Based on the quantification of the collected waste, each month around 1.2 tons of recoverable waste are generated in the Division of social sciences of the UNISON alone, and this represents a potential economic benefit of around 150.00 - 200.00 USD monthly. In order to have a clearer idea of the potential environmental and economic benefits of the implementation of a zero waste program on the entire campus of the UNISON, a projection was estimated based on the results obtained from the study area. For the calculations, the number of people that interact in the various divisions was used as a reference. The results of the estimation are presented in Table 4.

Estimates show a potential reduction of more than 4.5 tons per month in the generation of waste and a potential economic benefit of more than 8000 USD per year just from the implementation of a waste collection program, which would then separate and sell the recoverable waste to local companies.

4. Conclusions

Zero waste programs are an innovative strategy in the path towards sustainability and social responsibility. Universities have a strong commitment to this challenging task and the results of this research present the potential contribution that the academic sector could offer by implementing programs like this.

Economic and environmental benefits can be obtained through these programs and at the same time contribute to the improvement of the current waste management systems since; when implemented in institutions of higher education, not only the generation of waste is reduced, but also it generates the human capital necessary for the implementation of this.

Table 3. Average valorization per week.

aAverage per week, bPrice per kilogram based on local companies, cMexican pesos (1 USD = 18.42 MXN).

Table 4. Projection of potential reduction and valorization of waste.

aEstimated value.

While it is true that zero waste programs can be implemented solely for the economic benefits, the university community should be also encouraged to adopt a cultural and attitudinal change. The priority should be on developing programs of recovery, separation, minimization, and reuse of the waste that is generated so that to the institution can minimize the solid waste that is generated on its campuses. In that sense, the following statements can be concluded from this study:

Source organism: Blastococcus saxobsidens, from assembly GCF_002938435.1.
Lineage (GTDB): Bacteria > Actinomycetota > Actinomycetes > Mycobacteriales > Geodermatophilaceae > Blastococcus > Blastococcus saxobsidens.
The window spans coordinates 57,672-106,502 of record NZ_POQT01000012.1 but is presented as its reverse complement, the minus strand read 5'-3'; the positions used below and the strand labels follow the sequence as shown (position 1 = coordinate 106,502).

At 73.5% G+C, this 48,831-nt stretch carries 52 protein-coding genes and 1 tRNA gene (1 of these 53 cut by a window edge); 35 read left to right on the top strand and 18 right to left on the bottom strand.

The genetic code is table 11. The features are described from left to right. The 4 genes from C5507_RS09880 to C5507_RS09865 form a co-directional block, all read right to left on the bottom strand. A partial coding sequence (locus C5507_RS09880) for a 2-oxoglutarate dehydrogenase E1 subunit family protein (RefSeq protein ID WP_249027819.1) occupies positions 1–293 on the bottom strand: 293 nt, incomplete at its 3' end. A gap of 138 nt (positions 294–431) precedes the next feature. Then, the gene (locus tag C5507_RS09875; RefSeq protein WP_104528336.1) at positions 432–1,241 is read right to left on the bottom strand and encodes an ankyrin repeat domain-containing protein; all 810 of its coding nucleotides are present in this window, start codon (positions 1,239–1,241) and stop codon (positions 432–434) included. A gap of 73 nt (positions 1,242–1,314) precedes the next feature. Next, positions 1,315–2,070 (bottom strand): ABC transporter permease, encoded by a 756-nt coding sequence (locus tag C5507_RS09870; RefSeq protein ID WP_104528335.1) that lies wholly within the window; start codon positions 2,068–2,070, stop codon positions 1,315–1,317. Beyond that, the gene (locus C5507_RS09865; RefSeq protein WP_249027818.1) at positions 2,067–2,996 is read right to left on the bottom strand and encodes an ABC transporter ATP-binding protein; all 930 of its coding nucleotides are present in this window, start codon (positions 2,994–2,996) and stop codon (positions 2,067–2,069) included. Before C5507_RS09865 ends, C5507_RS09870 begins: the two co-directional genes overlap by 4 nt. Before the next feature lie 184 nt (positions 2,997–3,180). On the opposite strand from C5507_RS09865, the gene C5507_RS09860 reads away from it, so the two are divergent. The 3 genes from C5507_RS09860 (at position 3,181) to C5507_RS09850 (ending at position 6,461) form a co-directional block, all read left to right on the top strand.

・ It is necessary to have the support of the university authorities, administrative staff, concessional businesses and the general university community in order to implement a real revaluation of solid waste.

・ Dissemination campaigns must be strengthened, thus allowing the continuation of actions aimed at promoting segregation, reduction, reuse and responsible consumption.

・ Environmental education is the main requirement for the successful implementation of a zero waste program, so guidelines and policies for the university community should be created in order to raise awareness and to define the role of the various actors within the program.

・ Factors such as poor source segregation, joint collection, and inadequate classification and quantification processes can affect the quality of materials and may result in an inefficient recovery of waste. Another consideration that must be taken into account is that the space and logistical requirements for a zero waste program in terms of university facilities were greater than originally projected.

・ Additional research is needed in order to quantify the real total volume of waste generated by the university and the potential economic benefit of it. It is advised to include social aspects in the study such as corporate social responsibility, community programs, among others, in order to create a broader program and later measure the contribution to sustainable development.

Cite this paper

Munguía, N.E., Díaz, Á.M., Velazquez, L.E., Perez, R., Esquer, J. and Zepeda, D.S. (2018) Valorization of Solid Waste Recovery in an Institution of Higher Education. Green and Sustainable Chemistry, 8, 180-189.